We use cookies to improve your experience, some are essential for the operation of this site.

The Silverdale Hoard

The Silverdale Hoard
The Silverdale Hoard
Details
19
The Silverdale Hoard
This spectacular collection of Viking silver was discovered in mid September 2011. It is one of the largest collection of Viking silver found to date and was unearthed by a keen metal detectorist near to the village of Silverdale in North Lancashire. It had been buried for more than 1,000 years. Most of the pieces were contained in a lead 'pouch'. The survival of this container is, in itself, a rare occurrence that adds significance to the find.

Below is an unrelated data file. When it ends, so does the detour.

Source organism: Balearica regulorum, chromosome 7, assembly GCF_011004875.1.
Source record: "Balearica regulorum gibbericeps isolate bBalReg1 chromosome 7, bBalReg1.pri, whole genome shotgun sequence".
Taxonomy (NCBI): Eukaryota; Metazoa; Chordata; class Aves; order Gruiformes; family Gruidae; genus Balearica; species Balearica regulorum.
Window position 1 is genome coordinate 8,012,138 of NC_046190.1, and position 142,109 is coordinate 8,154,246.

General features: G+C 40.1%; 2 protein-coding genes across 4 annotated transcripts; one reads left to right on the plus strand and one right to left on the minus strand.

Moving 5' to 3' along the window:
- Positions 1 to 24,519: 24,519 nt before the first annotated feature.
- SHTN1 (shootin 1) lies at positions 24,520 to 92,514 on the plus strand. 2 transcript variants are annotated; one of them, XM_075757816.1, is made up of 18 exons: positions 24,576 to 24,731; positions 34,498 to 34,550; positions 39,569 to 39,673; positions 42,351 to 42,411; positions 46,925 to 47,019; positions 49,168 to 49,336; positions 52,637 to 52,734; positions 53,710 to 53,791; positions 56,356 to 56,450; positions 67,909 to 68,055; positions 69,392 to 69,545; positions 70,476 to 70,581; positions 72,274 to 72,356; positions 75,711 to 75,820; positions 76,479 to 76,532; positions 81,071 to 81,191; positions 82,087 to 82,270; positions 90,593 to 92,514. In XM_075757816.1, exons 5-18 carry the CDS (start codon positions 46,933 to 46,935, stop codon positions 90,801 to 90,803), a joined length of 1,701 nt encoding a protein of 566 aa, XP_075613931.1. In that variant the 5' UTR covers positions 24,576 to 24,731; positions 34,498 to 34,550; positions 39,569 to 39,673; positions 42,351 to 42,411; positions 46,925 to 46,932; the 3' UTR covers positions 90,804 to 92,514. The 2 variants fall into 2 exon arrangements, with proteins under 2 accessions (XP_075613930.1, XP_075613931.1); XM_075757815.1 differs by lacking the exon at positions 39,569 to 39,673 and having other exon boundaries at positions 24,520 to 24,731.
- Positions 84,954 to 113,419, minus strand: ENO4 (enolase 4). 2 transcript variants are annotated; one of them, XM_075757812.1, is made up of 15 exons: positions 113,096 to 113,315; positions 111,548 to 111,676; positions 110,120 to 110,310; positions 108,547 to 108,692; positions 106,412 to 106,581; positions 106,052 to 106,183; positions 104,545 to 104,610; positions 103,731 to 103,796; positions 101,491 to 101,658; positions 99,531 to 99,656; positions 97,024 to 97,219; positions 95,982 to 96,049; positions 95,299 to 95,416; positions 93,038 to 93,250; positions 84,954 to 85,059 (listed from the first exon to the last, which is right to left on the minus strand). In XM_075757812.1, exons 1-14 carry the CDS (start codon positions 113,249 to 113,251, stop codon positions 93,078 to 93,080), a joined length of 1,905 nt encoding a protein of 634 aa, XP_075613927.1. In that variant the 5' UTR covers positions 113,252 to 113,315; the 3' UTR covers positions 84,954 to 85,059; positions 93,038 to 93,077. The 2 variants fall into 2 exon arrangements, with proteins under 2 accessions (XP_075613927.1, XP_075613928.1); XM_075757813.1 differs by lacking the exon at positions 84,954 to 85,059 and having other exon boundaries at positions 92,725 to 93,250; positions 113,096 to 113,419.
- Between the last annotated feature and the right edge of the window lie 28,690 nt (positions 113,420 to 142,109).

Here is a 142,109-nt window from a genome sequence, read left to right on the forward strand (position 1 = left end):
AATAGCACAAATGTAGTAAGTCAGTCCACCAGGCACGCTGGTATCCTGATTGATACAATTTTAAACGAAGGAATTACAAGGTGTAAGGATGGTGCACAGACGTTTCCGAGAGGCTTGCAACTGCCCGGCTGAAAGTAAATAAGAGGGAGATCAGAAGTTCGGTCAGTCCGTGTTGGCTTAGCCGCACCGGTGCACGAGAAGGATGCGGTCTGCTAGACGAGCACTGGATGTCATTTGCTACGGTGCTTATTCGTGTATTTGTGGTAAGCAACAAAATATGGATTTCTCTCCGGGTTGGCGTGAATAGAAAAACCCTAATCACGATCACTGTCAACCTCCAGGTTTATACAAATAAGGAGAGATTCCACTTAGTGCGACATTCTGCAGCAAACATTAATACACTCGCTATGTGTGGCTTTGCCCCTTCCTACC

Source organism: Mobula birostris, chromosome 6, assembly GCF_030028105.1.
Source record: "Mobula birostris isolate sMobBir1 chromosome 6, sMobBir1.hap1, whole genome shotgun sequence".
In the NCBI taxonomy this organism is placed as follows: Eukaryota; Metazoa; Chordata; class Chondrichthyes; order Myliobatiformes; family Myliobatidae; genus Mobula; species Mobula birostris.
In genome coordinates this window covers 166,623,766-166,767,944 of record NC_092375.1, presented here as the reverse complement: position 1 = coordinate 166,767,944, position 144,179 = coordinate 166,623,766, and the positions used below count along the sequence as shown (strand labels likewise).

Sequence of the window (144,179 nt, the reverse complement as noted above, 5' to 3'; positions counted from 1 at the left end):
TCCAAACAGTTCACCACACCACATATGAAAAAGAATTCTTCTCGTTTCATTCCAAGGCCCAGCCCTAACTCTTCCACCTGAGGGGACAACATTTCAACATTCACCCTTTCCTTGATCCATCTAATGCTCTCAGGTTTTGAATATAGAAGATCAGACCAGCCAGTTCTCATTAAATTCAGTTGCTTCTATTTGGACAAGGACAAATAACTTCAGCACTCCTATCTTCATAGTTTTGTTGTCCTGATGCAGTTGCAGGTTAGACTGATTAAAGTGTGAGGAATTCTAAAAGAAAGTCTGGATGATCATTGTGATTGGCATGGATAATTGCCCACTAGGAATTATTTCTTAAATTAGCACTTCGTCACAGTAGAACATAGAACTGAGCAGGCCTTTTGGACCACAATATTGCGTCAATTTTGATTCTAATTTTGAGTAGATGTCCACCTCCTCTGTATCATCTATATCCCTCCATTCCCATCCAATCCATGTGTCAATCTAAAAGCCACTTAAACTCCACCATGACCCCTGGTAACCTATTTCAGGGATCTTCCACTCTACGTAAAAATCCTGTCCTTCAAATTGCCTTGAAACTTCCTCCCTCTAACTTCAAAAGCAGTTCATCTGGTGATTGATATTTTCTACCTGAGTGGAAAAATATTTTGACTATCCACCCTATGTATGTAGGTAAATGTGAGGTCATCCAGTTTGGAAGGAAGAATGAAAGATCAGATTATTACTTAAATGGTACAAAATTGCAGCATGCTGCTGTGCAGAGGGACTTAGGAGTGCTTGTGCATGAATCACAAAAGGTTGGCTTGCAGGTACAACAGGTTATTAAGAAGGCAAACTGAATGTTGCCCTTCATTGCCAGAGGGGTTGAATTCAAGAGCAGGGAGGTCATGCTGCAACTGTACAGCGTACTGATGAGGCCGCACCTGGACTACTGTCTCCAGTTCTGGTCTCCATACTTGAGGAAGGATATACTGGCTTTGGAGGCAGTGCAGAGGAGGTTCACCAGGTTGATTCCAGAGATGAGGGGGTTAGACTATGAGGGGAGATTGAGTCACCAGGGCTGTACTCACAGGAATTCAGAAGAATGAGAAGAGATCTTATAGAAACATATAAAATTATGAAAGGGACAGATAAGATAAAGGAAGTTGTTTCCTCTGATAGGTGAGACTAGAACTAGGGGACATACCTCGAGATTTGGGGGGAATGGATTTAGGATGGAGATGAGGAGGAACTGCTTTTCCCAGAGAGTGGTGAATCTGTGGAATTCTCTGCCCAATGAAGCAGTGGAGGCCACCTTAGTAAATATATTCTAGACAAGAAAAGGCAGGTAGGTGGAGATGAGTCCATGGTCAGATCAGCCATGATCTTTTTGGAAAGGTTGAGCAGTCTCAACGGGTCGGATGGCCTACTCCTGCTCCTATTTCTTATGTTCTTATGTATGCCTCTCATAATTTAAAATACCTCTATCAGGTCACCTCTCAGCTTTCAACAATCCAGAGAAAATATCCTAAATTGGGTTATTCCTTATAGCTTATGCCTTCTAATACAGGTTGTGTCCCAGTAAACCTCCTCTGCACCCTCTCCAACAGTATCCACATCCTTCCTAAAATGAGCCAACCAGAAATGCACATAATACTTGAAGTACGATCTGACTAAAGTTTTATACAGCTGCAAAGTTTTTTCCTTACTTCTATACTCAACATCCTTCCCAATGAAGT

The Silverdale Hoard comprises silver items including arm-rings, coins, ingots and chopped up pieces of silver known as 'hacksilver'. Alongside the lead pouch are a couple of fragments of lead and iron and one silver plated, base metal coin - a contemporary fake. The hoard is believed to have been deposited at approximately the same time as the Cuerdale Hoard, circa 905 AD.
The Silverdale Hoard was first shown on public display at Lancaster City Museum in 2013 and on display at the Museum of Lancashire in Preston until December 2014. Since then it has undergone careful conservation.
These images were taken at Lancaster and Preston in 2013-14 before the conservation work took place.
Added to these collections